- A study conducted in Lebanon reported that 68 percent of trans women had experienced physical violence because of their gender identity or expression.
This violence can often be traced back to homophobia, transphobia and other rigid beliefs about acceptable behavior for men and women. For example, perpetrators of violence against men who have sex with men often claim that they are attempting to “cure” men who are perceived to have rejected their masculinity. Likewise, transgender people experience violence from those who believe they have not fulfilled expectations associated with the sex they were assigned at birth.
Trans women are particularly vulnerable to violence from those who believe that experiencing violence is part of what it means to be a woman. Much of the violence that is directed at female sex workers and women who inject drugs is a manifestation of gender inequality and discrimination against women more broadly. But levels of violence against both are exacerbated by the belief that women who sell sexual services or inject drugs are immoral and have strayed from socially acceptable behaviors for women.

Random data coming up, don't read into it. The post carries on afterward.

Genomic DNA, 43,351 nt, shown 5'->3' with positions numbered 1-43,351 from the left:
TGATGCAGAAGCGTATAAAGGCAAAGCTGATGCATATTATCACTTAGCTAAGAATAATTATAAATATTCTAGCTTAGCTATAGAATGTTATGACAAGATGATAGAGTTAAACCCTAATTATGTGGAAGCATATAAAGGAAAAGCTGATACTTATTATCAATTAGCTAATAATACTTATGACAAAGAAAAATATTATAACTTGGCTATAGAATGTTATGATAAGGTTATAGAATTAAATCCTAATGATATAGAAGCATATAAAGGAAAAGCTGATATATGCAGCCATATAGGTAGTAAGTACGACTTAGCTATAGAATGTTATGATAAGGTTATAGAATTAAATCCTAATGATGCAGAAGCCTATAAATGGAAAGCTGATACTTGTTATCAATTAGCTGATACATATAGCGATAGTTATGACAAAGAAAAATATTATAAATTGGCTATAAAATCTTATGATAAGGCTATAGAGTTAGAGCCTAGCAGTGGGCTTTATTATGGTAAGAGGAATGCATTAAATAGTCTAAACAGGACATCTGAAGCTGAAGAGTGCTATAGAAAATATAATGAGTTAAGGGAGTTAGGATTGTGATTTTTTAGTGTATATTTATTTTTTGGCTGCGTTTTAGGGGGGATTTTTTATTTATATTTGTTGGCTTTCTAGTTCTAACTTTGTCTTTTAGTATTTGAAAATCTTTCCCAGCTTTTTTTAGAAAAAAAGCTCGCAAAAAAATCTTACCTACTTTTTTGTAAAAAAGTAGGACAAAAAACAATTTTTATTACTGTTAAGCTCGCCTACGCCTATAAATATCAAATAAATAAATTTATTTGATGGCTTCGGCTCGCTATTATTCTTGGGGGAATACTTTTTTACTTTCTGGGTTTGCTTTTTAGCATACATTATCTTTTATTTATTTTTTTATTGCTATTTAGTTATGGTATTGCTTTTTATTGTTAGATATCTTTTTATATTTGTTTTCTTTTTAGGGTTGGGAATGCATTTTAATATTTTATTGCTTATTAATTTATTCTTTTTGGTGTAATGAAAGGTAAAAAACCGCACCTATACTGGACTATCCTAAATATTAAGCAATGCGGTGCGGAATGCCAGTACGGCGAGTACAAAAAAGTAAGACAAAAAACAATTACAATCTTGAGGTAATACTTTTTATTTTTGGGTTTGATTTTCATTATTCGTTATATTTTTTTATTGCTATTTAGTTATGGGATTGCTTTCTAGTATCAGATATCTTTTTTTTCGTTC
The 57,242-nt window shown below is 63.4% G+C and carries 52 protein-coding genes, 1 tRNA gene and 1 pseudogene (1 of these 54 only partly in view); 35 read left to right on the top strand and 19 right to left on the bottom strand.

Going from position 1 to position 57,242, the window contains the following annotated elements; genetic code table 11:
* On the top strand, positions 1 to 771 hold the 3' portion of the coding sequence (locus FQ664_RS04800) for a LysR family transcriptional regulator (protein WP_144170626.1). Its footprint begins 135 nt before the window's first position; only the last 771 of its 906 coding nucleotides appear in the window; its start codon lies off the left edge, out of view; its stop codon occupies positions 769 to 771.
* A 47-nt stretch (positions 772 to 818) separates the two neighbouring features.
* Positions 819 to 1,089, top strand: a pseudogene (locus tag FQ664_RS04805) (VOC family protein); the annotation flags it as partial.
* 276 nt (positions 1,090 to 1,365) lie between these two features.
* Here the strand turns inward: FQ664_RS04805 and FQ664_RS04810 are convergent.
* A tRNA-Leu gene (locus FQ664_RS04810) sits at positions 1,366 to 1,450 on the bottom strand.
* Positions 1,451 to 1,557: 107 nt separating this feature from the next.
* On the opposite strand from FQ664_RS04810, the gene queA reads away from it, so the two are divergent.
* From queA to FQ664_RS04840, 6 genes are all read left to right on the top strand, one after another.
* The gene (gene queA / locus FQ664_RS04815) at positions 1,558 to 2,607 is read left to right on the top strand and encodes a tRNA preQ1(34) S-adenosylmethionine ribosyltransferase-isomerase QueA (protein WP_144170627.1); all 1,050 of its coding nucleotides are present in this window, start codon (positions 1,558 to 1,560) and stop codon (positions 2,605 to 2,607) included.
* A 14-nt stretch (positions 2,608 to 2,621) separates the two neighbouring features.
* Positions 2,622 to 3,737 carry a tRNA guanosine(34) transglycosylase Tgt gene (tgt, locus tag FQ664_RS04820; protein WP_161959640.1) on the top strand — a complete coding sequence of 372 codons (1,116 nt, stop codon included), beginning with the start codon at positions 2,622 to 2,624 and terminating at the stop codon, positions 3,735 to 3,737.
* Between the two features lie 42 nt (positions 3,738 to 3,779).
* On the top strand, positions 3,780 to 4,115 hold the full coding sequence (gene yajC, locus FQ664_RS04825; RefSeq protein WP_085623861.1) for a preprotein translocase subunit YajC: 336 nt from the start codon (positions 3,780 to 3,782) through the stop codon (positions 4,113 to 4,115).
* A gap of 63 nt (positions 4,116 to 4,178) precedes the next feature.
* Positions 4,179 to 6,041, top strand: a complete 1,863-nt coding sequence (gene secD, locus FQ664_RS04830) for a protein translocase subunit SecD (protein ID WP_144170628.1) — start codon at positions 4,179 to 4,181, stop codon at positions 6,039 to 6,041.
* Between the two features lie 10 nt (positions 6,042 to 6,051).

A broader understanding of gender-based violence
From November 25 through December 10, individuals and organizations around the world are participating in the 16 Days of Activism against Gender-based Violence campaign. Every year, this campaign brings attention to the urgent need to eliminate violence against women and girls. But, the campaign is also an opportunity to examine the root causes of gender-based violence and shed light on those who experience such violence but who are not traditionally recognized during the 16 days.